There is a clear link between taking antibiotics and an increased risk of developing colon cancer within the next five to ten years, according to a study including 40,000 cancer cases by researchers at Umeå University, Sweden. The impact of antibiotics on the intestinal microbiome is thought to lie behind the increased risk of cancer.
"The results underline the fact that there are many reasons to be restrictive with antibiotics. While in many cases antibiotic therapy is necessary and saves lives, in the event of less serious ailments that can be expected to heal anyway, caution should be exercised,” explained Sophia Harlid, cancer researcher at Umeå University. “Above all to prevent bacteria from developing resistance but, as this study shows, also because antibiotics may increase the risk of future colon cancer.”
Researchers found that both women and men who took antibiotics for over six months ran a 17 percent greater risk of developing cancer in the ascending colon, the first part of the colon to be reached by food after the small intestine, than those who were not prescribed any antibiotics. However, no increased risk was found for cancer in the descending colon. Nor was there an increased risk of rectal cancer in men taking antibiotics, while women taking antibiotics had a slightly reduced incidence of rectal cancer.
The increased risk of colon cancer was visible already five to ten years after taking antibiotics. Although the increase in risk was greatest for those taking most antibiotics, it was also possible to observe an admittedly small, but statistically significant, increase in the risk of cancer after a single course of antibiotics.
The study used data on 40,000 patients from the Swedish Colorectal Cancer Registry from the period 2010–2016. These have been compared to a matched control group of 200,000 cancer-free individuals drawn from the Swedish population at large. Data on the individuals' antibiotic use was collected from the Swedish Prescribed Drug Register for the period 2005–2016. The Swedish study broadly confirms the results of an earlier, somewhat smaller British study.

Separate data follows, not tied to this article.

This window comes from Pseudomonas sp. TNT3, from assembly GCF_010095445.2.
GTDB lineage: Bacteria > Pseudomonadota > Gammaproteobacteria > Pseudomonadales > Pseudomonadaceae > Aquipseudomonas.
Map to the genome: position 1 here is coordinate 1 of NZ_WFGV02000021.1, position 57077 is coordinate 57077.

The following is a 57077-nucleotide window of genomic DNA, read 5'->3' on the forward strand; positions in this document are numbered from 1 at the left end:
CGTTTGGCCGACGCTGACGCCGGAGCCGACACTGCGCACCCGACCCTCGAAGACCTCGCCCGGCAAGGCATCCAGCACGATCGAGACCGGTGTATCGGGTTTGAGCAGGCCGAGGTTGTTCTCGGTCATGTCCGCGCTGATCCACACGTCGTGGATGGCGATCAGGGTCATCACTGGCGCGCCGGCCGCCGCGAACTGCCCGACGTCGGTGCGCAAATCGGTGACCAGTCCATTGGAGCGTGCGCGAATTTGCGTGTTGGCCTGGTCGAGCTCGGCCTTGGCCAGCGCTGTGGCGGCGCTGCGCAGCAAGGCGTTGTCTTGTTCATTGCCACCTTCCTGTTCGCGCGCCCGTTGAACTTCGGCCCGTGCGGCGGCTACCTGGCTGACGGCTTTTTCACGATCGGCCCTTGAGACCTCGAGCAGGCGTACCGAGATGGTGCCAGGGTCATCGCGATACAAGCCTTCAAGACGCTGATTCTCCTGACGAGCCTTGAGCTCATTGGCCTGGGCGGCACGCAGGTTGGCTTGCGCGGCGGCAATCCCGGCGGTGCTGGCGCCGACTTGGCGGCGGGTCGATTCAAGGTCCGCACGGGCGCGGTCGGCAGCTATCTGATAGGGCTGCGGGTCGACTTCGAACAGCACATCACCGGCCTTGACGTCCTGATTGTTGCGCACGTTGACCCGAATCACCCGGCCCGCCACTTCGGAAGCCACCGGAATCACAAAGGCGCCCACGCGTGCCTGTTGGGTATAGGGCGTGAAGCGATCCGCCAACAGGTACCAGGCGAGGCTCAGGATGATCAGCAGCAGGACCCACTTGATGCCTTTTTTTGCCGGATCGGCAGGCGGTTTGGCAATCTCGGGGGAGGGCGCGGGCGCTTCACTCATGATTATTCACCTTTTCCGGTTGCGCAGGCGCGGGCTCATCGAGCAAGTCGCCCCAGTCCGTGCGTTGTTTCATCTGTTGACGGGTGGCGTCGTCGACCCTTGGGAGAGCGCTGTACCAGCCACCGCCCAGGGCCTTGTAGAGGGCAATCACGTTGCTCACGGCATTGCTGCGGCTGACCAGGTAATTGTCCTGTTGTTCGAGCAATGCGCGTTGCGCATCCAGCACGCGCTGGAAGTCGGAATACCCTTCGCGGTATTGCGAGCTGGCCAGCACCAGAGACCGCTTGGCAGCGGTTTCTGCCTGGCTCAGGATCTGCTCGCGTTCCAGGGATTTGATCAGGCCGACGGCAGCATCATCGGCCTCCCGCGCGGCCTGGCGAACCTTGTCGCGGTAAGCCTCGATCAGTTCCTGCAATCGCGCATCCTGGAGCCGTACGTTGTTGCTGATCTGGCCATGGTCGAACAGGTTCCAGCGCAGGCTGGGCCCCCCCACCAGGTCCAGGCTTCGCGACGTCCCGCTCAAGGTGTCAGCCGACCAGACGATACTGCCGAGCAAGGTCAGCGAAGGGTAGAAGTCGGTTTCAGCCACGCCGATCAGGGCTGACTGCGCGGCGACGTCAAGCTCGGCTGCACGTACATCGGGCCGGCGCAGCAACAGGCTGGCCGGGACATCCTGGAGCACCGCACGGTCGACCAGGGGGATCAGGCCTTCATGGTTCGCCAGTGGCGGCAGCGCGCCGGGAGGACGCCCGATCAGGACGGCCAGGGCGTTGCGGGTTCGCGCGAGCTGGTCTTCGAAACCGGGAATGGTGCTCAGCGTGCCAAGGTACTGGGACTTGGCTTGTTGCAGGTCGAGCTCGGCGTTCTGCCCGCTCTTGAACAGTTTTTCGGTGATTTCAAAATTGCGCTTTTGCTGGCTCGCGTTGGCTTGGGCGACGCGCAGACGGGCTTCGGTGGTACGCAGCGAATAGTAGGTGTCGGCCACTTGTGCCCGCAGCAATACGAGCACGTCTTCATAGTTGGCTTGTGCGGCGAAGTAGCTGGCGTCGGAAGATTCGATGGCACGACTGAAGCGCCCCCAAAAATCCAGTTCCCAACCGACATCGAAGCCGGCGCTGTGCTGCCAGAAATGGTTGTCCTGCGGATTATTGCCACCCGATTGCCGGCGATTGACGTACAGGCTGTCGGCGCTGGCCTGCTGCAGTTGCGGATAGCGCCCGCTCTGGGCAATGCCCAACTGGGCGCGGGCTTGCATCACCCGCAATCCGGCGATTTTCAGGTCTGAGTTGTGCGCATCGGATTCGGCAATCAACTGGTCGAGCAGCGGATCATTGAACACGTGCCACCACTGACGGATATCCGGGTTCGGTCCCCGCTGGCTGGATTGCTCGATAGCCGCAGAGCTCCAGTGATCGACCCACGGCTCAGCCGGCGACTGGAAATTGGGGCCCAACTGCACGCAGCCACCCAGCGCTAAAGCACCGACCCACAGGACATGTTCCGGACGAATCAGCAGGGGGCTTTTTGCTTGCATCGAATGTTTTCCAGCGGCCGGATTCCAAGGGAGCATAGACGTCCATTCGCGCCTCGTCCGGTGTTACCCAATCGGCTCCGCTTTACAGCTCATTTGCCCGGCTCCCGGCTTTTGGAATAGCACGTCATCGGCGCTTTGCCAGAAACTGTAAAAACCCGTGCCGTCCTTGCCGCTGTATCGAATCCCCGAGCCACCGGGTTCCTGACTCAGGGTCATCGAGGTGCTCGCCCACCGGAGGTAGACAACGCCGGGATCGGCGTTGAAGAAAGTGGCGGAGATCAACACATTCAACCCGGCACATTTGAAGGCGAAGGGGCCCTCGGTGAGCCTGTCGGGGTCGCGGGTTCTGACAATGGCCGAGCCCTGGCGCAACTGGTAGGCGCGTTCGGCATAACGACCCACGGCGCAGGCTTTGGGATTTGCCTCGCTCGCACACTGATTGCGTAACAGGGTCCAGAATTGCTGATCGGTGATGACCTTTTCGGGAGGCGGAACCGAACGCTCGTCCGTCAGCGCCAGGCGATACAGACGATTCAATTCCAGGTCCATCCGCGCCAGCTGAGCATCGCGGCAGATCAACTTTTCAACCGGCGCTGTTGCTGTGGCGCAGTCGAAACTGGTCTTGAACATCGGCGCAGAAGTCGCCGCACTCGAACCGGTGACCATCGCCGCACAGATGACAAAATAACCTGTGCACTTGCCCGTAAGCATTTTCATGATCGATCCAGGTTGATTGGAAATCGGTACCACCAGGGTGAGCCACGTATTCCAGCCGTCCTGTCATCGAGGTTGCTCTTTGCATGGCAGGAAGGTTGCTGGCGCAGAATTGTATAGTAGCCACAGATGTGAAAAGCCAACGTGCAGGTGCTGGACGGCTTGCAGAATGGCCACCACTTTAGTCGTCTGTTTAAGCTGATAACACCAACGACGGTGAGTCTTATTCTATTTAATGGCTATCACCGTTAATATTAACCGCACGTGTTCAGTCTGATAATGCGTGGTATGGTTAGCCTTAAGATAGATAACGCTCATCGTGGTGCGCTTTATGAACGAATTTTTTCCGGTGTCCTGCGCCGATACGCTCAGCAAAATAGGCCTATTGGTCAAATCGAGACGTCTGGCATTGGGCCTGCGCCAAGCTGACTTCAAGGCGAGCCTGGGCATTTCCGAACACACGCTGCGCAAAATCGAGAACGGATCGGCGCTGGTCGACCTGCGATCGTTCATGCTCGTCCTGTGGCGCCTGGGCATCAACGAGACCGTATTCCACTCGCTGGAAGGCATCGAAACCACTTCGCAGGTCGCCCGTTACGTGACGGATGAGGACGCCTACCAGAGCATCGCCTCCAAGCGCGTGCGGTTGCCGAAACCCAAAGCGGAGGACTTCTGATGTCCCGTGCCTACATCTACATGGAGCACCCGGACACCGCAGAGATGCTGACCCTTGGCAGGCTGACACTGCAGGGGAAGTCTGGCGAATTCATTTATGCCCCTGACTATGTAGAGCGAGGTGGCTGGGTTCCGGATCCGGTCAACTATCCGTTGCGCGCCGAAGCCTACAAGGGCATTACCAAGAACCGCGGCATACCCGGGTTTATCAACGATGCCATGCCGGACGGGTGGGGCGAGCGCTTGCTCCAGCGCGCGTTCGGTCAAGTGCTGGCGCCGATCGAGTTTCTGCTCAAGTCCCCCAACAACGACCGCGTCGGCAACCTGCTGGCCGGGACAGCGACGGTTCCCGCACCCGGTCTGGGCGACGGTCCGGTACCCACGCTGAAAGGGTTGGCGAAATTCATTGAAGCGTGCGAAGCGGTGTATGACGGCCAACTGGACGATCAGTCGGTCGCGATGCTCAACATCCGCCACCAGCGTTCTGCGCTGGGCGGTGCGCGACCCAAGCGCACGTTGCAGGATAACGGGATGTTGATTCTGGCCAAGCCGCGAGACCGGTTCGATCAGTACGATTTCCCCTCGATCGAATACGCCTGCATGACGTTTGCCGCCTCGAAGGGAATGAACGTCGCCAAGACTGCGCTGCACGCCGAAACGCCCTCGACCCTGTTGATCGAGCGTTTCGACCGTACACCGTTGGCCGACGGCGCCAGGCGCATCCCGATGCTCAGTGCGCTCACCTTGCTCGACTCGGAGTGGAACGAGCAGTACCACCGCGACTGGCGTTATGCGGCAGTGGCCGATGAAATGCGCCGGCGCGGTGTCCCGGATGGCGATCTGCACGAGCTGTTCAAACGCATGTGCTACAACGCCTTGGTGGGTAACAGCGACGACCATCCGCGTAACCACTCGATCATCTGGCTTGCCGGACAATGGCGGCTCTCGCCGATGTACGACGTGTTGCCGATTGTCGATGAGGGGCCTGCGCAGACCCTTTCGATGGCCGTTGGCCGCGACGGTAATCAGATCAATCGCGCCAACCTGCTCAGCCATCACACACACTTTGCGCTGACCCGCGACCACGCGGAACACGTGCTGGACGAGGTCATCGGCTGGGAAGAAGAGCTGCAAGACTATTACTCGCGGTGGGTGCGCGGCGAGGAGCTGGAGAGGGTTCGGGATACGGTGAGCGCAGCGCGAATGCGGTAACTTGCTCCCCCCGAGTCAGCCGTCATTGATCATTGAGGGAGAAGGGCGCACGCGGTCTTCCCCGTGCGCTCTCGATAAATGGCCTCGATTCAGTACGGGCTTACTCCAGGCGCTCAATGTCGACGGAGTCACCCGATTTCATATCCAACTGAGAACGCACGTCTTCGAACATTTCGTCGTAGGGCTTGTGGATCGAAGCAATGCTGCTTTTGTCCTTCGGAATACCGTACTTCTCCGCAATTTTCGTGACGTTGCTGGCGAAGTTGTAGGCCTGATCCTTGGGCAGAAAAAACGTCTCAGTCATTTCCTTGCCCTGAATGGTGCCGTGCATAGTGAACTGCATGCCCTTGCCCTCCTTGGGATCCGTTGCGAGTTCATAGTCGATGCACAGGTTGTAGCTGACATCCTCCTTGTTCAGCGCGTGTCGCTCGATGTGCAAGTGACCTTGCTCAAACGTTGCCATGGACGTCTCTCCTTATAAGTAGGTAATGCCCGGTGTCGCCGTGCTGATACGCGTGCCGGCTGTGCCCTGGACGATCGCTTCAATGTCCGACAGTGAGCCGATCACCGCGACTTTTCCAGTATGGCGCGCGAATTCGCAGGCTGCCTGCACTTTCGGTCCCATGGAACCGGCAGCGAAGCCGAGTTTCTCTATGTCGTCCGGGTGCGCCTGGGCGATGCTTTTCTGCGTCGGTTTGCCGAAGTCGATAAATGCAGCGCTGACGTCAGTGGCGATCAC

In order to understand how antibiotics increase the risk, the researchers, who reported their findings in the paper, ‘Antibiotics Use and Subsequent Risk of Colorectal Cancer: A Swedish Nationwide Population-Based Study’, published in the Journal of the National Cancer Institute, also studied a non-antibiotic bactericidal drug used against urinary infections that does not affect the microbiome.
There was no difference in the frequency of colon cancer in those who used this drug, suggesting that it is the impact of antibiotics on the microbiome that increases the risk of cancer. While the study only covers orally administered antibiotics, even intravenous antibiotics may affect the gut microbiota in the intestinal system.
"There is absolutely no cause for alarm simply because you have taken antibiotics. The increase in risk is moderate and the affect on the absolute risk to the individual is fairly small,” cautioned says Harlid. “Sweden is also in the process of introducing routine screening for colorectal cancer. Like any other screening programme, it is important to take part so that any cancer can be detected early or even prevented, as cancer precursors can sometimes be removed.”
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